So there’s a few more hoops to jump through with the corporation, but you don’t have to be a big multinational multi-billion dollar operation to be a corporation. You can be a corporation with one person. You can be a corporation with two people. You can be an LLC with one person. You can be an LLC with multiple owners. So all of these have the ability to allow multiple layers of ownership. That’s very important.

Would you say that one of the primary differences between an LLC and the corporations is the amount of paperwork that you’re doing, especially when it comes to tax filing?

Absolutely. The LLC, your business has income, it has revenue, it has expenses, and obviously if your revenue and income are greater than your expenses, then you’re going to have a profit in the business. And let’s say that profit in the business is $100,000 at the end of the year. Well, that $100,000 flows through to you as an individual and you’ll show $100,000 in taxable income on your personal tax return. Very, very simple.

Whereas with a corporation, the corporation has its own tax return and the corporation is going to pay you generally as the owner, some form of a salary and it’ll deduct as an expense the salary that it pays you. The end of the year, there’ll be a certain amount of earnings. And what happens with those earnings can take a distribution as an owner and the corporation can write that off. I mean, it’s much more complex. So it’s much more simple to have an LLC if you’re looking to separate yourself from the personal liability and the debts associated with the business than it is to do so with a corporation.

Got you. And then what would you say is, just in quick terms, what are the main differences between an LLC and an S corp?

LLCs can have an unlimited number of members. S corp can have no more than 100 shareholders. Non US citizens and residents can be members of LLCs. S corps cannot have non US citizens and residents as shareholders. S corporations can not be owned by corporations. LLCs can. It’s a little bit more restrictive than the LLC. Those are the big differences as well as the ongoing formalities. What are some of the required formalities of S corporations, including adopting some bylaws, issuing stock, holding initial and annual director shareholder meetings, keeping minutes with corporate records. With LLCs, it’s really you adopt your operating agreement, you issue your membership shares and you can hold and document an annual member meeting, but it’s not as formal as the S corporation.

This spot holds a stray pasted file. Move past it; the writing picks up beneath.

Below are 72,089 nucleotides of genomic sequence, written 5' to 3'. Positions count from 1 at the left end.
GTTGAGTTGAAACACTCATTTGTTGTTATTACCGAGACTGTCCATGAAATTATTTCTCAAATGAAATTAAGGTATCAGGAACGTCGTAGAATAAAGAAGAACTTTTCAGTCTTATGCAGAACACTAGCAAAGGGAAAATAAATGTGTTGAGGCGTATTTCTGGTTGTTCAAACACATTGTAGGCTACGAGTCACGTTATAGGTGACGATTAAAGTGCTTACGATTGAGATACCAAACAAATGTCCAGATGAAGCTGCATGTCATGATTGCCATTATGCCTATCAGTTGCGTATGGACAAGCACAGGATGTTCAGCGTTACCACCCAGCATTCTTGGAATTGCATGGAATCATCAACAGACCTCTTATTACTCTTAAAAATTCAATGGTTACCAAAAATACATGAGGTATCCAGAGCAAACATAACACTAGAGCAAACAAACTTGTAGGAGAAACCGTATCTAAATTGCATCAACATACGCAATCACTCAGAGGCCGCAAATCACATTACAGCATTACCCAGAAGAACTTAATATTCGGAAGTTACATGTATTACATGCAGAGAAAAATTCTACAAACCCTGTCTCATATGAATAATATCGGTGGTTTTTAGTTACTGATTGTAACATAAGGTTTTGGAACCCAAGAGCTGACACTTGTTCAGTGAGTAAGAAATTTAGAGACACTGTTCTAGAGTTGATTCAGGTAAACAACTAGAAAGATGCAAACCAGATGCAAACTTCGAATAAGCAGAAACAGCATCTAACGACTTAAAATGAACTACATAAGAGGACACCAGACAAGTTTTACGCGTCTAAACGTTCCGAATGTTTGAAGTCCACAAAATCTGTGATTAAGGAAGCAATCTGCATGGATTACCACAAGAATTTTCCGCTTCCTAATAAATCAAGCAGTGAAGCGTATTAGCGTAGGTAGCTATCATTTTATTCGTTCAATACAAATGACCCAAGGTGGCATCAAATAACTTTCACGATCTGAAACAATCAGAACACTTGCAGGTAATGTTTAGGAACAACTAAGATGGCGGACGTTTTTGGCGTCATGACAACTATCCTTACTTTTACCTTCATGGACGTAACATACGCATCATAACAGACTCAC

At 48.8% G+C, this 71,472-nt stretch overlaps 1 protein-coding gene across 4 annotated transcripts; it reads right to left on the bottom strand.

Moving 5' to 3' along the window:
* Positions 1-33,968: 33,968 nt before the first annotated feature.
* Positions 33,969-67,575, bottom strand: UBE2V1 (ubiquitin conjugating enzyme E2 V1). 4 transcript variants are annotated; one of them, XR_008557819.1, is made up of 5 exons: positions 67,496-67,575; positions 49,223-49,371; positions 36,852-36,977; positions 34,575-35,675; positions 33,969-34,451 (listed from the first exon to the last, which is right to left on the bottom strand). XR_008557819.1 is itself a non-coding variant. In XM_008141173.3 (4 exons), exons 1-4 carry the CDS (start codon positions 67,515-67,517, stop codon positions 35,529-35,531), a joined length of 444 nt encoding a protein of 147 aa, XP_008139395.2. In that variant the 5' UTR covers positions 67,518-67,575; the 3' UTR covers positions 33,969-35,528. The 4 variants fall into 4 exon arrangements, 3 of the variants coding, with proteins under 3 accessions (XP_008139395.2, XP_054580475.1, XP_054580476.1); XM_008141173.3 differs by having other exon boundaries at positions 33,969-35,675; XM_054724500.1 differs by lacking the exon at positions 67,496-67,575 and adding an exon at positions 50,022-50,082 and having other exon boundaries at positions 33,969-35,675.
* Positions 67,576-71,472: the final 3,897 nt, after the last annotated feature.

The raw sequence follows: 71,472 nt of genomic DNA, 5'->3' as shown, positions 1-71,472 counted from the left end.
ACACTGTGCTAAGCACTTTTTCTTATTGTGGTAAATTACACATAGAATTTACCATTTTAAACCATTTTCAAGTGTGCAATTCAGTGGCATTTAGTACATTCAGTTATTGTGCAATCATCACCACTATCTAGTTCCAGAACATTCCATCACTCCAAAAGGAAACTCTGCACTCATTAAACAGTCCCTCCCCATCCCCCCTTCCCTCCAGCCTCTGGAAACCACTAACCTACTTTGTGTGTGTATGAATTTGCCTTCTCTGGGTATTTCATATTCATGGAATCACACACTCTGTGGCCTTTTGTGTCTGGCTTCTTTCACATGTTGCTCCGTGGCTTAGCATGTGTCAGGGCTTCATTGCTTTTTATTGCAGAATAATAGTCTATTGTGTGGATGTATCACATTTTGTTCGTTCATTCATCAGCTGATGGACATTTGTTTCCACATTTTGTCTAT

So I do want to ask what are some questions people can ask themselves, maybe just a couple of guiding questions to know which business structure is best for them?

So I would say the number one question would be, is this going to be a business owned by just you or are you starting a business with other people? Because if it’s going to be just, you can really utilize any of these structures, but if you’re going to have partners, you’re going to need to look at either LLC, S corp or corporation. Other questions would be, am I going to have any non US partners? Do you want to issue freely transferable shares or is that not important to you? The membership shares of the LLC, the other members have to approve transferability of those.

I do have another question though, because listeners that we are trying to speak to in this episode are people who aren’t necessarily trying to have tons of other people in the business or hire people. So mostly people who are just maybe doing project based things or just basically not complicated, pretty simple. So for these kinds of people, what are some things that we should think about when choosing a business structure?

Yeah. Well, I would definitely think about separating yourself from liability of your business. And I would also think about the ease of filing your taxes. Those are the two big things that I looked at when I was looking at what structure was going to make sense for me. I wanted flexibility. I knew it was just going to be me. So I decided, look, I think an LLC gives me everything that I need. It gives me the separation, it gives me that corporate veil of protection that I feel like I need as my business starts to grow. But it also gives me the simplicity of being a pass through entity where the profits and losses of the business passed through to me. So I set up an LLC, it works out well. Now as an LLC with just one member, you’re automatically considered what’s called a disregarded entity in the eyes of the Internal Revenue Service. And when you set up a single member LLC, the IRS automatically says you’re a disregarded entity. And basically all that means is you are taxed the same as a sole proprietorship.

All right. So I’m going to jump into the next question, which is about how you set up your business. I know the first time that I faced with the task of setting up a business, I was completely intimidated. It’s interesting because during the time on social media I saw lots of people saying, “Hey, we’ll set up your LLC for X amount.” But luckily I decided to try to do it myself and I realized it wasn’t as difficult as I thought it would be. But that’s just me personally. It may be difficult for other people. So can you just walk us through the steps of how you set up an LLC just briefly?